W AS HI NGT ON
O FFI C E
LAT I N
AM ERI C A
For Immediate Release:
June 6, 2006
Guatemalan and Argentine Forensic Anthropology Teams Will Receive
Recognition for Human Rights Work
Washington, DC On June 8th, The Washington Office on Latin America (WOLA) will be hosting its first
Human Rights Award ceremony and honoring Fredy Peccerelli of the Guatemalan Forensic
Anthropology Foundation and Mercedes Doretti of the Argentine Forensic Anthropology Team for
their invaluable contributions and dedication to the promotion of human rights in Latin America .
Since their inception, the Guatemalan and Argentine forensic teams, in collaboration with human rights
organizations and associations of families of the disappeared, have worked to recover and identify
thousands of individuals who died as a result of human rights violations and civil wars in the region.
Their courageous and outstanding efforts have provided answers and solace to thousands of families of
the disappeared in Guatemala and Argentina, and enabled the collection of forensic evidence to hold
perpetrators of human rights violations accountable. Through their work, they have greatly contributed to
the strengthening of democracy and the rule of law in the region.
Thursday, June 8, 2006
Embassy of the Republic of Argentina
1600 New Hampshire Ave, NW
Washington , DC 20009
5:00 7:00 pm (Reception)
In recognition of their inexhaustible efforts, members of the Bicameral Congressional Human
Rights Caucus will also be honoring Fredy Peccerelli and Mercedes Doretti at a reception on
Friday, June 9.
For more information or to set up an interview, please contact Adriana Beltrán
at (202) 797-2171 or by email at: [email protected]
Fredy Peccerelli is the Executive Director and founding member of the Guatemalan Forensic
Anthropology Team (Fundación de Antropología Forense de Guatemala, FAFG). Since 1992, combining
elements of archeology, pathology, and anthropology, the Foundation has worked to recover and identify
the thousands of people killed or disappeared during Guatemalas 36-year internal armed conflict.
According to the Historical Clarification Commission, an estimated 200,000 people were forcibly
disappeared or extra-judicially executed during the war, the majority at the hands of the military or its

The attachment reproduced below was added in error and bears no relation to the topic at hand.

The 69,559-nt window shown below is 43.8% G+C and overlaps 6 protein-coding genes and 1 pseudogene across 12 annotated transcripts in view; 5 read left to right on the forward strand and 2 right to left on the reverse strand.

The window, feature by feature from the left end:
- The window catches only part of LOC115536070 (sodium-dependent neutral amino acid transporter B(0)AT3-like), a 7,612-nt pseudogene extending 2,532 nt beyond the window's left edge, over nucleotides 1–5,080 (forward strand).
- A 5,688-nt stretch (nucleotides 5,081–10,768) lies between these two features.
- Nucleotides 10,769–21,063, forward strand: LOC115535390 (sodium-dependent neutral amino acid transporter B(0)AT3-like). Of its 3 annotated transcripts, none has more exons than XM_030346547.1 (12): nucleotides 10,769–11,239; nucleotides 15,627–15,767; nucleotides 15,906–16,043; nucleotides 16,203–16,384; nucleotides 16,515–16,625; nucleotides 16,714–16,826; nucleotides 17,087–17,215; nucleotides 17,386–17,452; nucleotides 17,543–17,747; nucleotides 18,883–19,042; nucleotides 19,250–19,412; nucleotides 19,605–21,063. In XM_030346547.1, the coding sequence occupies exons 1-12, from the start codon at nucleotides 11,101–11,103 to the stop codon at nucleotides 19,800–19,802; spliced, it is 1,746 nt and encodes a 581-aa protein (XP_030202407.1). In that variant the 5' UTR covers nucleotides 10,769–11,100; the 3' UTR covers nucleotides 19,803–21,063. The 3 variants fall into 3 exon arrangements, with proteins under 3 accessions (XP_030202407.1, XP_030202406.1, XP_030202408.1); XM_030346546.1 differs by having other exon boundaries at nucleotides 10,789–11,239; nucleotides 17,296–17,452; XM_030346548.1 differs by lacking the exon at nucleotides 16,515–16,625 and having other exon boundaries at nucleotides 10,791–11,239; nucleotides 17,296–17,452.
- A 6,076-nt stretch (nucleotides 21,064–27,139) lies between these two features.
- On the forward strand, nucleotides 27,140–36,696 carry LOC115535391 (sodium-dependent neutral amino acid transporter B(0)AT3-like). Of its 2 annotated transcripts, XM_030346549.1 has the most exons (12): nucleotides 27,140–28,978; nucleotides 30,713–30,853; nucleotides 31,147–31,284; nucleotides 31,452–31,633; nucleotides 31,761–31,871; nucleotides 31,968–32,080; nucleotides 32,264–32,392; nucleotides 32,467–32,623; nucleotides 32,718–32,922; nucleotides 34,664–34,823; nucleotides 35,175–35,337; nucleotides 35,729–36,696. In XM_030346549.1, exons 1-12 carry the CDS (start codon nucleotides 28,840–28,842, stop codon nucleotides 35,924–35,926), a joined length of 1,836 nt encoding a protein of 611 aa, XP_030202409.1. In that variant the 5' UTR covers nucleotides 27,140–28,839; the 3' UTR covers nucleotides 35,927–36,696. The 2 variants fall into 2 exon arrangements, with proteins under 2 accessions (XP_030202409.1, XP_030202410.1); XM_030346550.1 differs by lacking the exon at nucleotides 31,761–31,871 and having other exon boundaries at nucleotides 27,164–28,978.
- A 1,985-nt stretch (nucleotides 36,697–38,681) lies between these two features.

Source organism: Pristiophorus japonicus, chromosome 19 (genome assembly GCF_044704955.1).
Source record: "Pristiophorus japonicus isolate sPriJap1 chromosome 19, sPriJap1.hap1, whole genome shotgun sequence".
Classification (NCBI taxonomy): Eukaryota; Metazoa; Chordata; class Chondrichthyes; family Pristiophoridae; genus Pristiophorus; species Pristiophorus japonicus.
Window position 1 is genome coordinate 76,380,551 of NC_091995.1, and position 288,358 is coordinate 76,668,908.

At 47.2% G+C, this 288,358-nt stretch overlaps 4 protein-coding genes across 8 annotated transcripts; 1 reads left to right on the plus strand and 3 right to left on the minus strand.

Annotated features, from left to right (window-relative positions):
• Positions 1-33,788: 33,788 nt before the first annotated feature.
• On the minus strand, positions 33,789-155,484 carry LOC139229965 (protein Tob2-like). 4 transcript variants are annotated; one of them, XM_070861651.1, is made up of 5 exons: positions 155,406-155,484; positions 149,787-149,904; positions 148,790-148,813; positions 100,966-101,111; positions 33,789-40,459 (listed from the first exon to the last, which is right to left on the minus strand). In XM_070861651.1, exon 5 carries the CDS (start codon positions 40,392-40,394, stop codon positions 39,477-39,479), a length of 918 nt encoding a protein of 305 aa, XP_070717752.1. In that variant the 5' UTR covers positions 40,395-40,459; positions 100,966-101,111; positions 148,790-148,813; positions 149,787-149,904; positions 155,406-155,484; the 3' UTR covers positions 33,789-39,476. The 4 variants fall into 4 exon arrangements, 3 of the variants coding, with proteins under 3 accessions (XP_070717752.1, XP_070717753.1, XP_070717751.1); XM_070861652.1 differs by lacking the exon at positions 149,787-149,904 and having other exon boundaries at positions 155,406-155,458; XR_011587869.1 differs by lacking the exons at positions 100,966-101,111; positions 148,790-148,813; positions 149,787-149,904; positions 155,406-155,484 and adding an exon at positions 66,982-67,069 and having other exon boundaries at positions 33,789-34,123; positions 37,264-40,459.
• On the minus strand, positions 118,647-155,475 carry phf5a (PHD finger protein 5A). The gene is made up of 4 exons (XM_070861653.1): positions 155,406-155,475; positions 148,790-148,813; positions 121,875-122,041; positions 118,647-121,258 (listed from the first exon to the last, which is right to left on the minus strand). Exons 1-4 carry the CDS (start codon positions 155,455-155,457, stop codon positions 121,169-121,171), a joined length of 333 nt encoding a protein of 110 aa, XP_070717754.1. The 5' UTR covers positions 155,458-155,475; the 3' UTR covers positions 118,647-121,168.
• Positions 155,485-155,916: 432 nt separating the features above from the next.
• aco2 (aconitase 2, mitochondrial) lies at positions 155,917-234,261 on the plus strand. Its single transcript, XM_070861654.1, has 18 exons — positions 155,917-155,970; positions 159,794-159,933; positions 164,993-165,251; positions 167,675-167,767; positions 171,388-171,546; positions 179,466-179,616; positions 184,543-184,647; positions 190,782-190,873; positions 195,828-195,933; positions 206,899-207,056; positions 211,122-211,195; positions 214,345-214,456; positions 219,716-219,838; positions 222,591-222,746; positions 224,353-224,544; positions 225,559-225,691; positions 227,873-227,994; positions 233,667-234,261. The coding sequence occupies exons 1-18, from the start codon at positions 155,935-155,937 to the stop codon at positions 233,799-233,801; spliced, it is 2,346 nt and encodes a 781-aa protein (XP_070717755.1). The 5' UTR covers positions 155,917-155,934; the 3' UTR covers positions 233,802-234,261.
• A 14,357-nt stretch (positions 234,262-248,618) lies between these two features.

allies. To date, the Foundation has conducted over 500 investigations and recovered the remains of more
than 3,000 persons located in clandestine graves. Regrettably, due to their work, Fredy Peccerelli, his
family, and members of his team have been the targets of numerous death threats since 2002. Those
responsible for the threats have yet to be brought to justice.
Fredy Peccerelli has headed forensic investigations in Bosnia, Herzegovina for the International Criminal
Tribunal for the Former Yugoslavia. In 1996, he earned his degree in anthropology from Brooklyn
College, and he then obtained a Masters of Science degree in Forensic Anthropology from Bournemouth
University in Great Britain.
Mercedes Doretti, is the co-founder, researcher and investigator of the Argentine Forensic Anthropology
Team (Equipo Argentino de Antropología Forense EAAF). Through their investigations and identification
of the remains of thousands of Argentines disappeared during the military regime, the EAAF has
contributed greatly to the search for truth and justice. As a member of the EAAF, she has worked as an
expert witness and consultant for local and international tribunals, truth commissions, and local and
international human rights organizations worldwide. In 2003, she co-founded the Latin America Forensic
Anthropology Association. Mercedes Doretti and her colleagues are currently working to identify more
than 60 women and girls brutally murdered in Ciudad Juárez and Chihuahua, México.
Doretti graduated from the National University of Buenos Aires with a degree in anthropology, and
completed courses in human osteology and biomechanics at the masters program in anthropology at
Hunter College, City University of New York. In 1991 and 1998 she was awarded the Human Rights
Watch Monitor Award and in 1989, the Reebok Human Rights Award.
The Washington Office on Latin America is a non-governmental organization that promotes human rights,
and social and economic justice in U.S. policy towards Latin America and the Caribbean .